This is the first post in our 25th anniversary content series, reflecting on the past, present and future of PR, which will continue throughout the year.
“What’s the worst that can happen?” I asked myself 25 years ago as I bravely opened a PR firm. Failure would mean only one thing: I’d have to get a job, and I’d landed PR gigs several times before. So, armed with a new computer financed by credit card and a real Rolodex, I set up shop in the corner of a local ad agency, McClain Finlon, and prayed that my reputation and grit would yield a paying client.
Four days later, my prayers were answered, and a dream client appeared. Bill Daniels, the renowned cable television pioneer, resolved to establish a new world speed record with his Lear jet and was determined to let the world know about it. A rudimentary website, which at the time was innovative and daring, augmented the faxing of news releases written on a typewriter. We hired a freelance web master and created a command center for media to monitor the round-the-world flight in real-time, while student pilots flew virtually in training cockpits.
The sweet achievement culminated on Valentine’s Day 1996 – my wedding anniversary! The fantastic whirlwind project was a phenomenal triumph and Bill ultimately became known as the Patron Saint of Linhart Public Relations.
Along the way I made many mistakes, but my best feat was attracting talent.
I worked with many freelancers and friends before making my initial hire. It was overwhelming to be responsible for a payroll! My first and foremost hire was Carri Clemens, a skilled accounting whiz who blessed us with business acumen and quiet sensibility. In the early days, she came accompanied by her toddler son to do the accounting on our only computer.
With Carri’s help, we implemented crisp financial management systems that would have been the envy of much larger firms, along with a unique employee bonus program – rare in PR firms at the time. Carri continues as CFO and one of three Linhart Public Relations partners today and may be the glue that has kept the firm solvent and running smoothly for 25 years.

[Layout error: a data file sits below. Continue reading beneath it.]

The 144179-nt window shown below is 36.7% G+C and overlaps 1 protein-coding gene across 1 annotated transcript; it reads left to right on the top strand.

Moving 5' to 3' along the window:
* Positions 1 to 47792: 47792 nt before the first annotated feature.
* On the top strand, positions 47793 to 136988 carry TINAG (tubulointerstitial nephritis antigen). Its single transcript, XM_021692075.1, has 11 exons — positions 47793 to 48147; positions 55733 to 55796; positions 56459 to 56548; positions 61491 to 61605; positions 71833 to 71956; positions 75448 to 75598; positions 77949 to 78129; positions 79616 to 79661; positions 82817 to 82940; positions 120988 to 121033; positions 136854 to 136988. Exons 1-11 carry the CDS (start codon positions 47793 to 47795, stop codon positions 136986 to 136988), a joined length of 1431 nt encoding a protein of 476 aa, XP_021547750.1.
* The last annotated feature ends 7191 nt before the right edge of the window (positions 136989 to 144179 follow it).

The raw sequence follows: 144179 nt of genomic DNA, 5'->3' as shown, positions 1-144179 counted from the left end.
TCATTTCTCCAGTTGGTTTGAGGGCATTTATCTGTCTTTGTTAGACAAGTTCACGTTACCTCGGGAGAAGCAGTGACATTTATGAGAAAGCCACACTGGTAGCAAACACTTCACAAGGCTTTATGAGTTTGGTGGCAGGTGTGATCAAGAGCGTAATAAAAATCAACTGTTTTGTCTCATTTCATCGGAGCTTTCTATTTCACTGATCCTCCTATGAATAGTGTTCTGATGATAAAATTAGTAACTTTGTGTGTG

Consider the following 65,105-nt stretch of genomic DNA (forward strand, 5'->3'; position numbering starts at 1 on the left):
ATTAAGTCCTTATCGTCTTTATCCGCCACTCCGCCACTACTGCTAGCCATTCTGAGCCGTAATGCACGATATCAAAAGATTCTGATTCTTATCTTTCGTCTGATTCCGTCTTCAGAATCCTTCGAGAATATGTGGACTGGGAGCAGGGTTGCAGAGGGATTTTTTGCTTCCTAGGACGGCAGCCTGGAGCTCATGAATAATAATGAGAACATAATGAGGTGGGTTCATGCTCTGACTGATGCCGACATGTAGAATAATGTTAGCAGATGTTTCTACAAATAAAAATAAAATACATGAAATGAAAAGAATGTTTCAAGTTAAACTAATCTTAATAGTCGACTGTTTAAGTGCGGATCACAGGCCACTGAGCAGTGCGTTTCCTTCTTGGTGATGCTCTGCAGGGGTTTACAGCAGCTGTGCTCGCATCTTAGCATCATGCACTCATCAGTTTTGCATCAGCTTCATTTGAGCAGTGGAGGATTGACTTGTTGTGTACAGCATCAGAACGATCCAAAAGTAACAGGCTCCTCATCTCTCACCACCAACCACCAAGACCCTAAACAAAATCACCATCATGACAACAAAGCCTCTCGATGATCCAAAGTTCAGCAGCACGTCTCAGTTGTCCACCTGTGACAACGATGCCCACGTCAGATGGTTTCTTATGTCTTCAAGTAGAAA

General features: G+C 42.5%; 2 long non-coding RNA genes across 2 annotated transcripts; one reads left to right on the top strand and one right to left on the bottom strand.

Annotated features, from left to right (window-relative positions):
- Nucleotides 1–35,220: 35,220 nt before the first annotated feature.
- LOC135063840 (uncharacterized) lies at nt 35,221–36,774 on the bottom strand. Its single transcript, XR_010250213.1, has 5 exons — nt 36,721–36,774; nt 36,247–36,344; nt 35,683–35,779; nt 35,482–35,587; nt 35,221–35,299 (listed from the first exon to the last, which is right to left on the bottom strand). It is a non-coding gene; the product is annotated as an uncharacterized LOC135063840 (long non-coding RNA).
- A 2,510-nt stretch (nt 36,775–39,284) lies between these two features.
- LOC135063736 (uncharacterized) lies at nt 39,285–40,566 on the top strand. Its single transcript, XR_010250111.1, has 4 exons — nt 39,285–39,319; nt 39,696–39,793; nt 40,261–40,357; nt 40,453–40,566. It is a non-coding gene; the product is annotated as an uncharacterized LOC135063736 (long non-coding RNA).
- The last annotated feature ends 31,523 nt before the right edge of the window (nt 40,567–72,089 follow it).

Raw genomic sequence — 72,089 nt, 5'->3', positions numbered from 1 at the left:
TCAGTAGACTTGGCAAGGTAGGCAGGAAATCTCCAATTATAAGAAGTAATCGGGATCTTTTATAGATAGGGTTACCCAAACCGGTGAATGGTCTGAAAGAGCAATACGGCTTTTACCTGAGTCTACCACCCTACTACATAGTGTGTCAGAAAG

In a talent-based business, retaining brilliant staff entails having skin in the game, or ownership; a serious commitment Carri, Paul Raab and Kelly Janhunen made as partners. I am deeply grateful they devoted their careers to Linhart Public Relations.
Through the years, we were honored to collaborate with other gifted partners and mentor young professionals who started as staff interns. One of my great joys is knowing that we helped so many embark on satisfying careers.
Along with Daniels, we earned some of the greatest clients, such as Southwest Airlines, Chipotle, Johns Manville, the Colorado Department of Transportation, and several are longtime relationships that endure to this day.
Client longevity in the agency world is uncommon. Serving such respected clients requires top-notch team members, energy, accountability and personal relationships that extend beyond just the business. We won interesting, challenging and significant work helping to save lives, improve the environment and provide jobs. And for that work, we won national and local awards, and garnered publicity and respect from our peers.
My philosophy – one that Paul Raab continues today as managing partner – was to treat our competitors with respect to en
In the last year, COVID reared its ugly head, but the team tightened belts, made sacrifices and persevered. In the last 25 years, there were certainly tough times, agonizing losses and plenty of tears, but we march on. Such is the life of a business owner.
I was always adamant that we are in business to make a profit, and over the years, due to those sound management systems, talented team members, best-in-class clients, and a lot of hard work, the firm has been fortunate enough to achieve that goal.
Luckily, Linhart Public Relations is marking an incredible quarter century of business! The rewards of being brave enough to be my own boss, doing things differently, focusing on making a profit, and working with clients and other professionals I admired were powerful rewards indeed.